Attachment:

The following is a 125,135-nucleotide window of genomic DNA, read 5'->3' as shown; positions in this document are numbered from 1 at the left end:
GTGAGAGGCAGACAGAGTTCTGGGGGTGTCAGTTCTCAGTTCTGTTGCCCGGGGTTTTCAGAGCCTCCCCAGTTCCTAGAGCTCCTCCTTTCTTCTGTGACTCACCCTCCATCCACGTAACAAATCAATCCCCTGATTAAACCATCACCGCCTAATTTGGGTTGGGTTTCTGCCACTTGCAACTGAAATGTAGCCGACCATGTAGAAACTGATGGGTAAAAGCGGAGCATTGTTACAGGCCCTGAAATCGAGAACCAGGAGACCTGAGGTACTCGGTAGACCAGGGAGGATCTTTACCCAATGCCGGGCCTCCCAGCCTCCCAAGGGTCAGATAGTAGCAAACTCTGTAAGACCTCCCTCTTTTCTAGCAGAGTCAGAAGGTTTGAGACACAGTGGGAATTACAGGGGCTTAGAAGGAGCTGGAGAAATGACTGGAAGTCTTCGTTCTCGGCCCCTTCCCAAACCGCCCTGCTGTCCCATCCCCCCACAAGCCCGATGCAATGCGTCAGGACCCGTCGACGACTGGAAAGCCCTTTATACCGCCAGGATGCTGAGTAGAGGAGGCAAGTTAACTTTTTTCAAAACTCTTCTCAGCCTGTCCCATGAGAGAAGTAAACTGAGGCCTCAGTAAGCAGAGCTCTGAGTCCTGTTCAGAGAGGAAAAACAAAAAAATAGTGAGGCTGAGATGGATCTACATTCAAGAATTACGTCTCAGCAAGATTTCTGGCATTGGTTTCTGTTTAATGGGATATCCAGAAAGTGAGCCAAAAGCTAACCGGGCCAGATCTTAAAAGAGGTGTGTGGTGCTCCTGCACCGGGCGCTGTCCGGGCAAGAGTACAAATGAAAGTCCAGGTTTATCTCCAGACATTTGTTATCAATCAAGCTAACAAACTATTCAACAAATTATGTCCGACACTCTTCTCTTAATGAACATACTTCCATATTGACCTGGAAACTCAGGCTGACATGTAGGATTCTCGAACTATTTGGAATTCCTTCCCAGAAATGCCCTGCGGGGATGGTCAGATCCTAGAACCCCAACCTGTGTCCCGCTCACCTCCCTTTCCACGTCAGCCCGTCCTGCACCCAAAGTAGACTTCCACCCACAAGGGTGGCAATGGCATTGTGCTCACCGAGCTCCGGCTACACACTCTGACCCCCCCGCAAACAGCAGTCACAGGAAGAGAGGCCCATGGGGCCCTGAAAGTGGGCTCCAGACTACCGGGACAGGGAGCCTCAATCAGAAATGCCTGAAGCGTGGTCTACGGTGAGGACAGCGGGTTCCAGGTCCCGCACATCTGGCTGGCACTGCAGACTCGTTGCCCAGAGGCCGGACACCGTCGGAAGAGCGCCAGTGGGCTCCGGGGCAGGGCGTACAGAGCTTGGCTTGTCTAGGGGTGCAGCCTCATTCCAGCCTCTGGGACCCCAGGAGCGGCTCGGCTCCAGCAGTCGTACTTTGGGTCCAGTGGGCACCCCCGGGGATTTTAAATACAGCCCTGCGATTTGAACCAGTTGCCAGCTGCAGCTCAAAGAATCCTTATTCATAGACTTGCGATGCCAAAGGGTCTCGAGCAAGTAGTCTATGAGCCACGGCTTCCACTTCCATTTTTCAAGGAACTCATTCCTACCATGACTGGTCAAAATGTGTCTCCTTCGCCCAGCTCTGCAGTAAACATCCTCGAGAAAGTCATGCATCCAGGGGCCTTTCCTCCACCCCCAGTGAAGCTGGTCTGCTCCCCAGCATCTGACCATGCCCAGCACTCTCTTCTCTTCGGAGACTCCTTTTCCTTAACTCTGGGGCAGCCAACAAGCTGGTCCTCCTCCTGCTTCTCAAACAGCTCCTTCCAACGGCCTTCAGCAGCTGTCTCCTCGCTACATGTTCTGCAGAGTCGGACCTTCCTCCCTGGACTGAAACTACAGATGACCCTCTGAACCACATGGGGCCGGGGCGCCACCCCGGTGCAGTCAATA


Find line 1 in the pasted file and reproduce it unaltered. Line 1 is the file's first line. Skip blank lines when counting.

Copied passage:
The following is a 125,135-nucleotide window of genomic DNA, read 5'->3' as shown; positions in this document are numbered from 1 at the left end: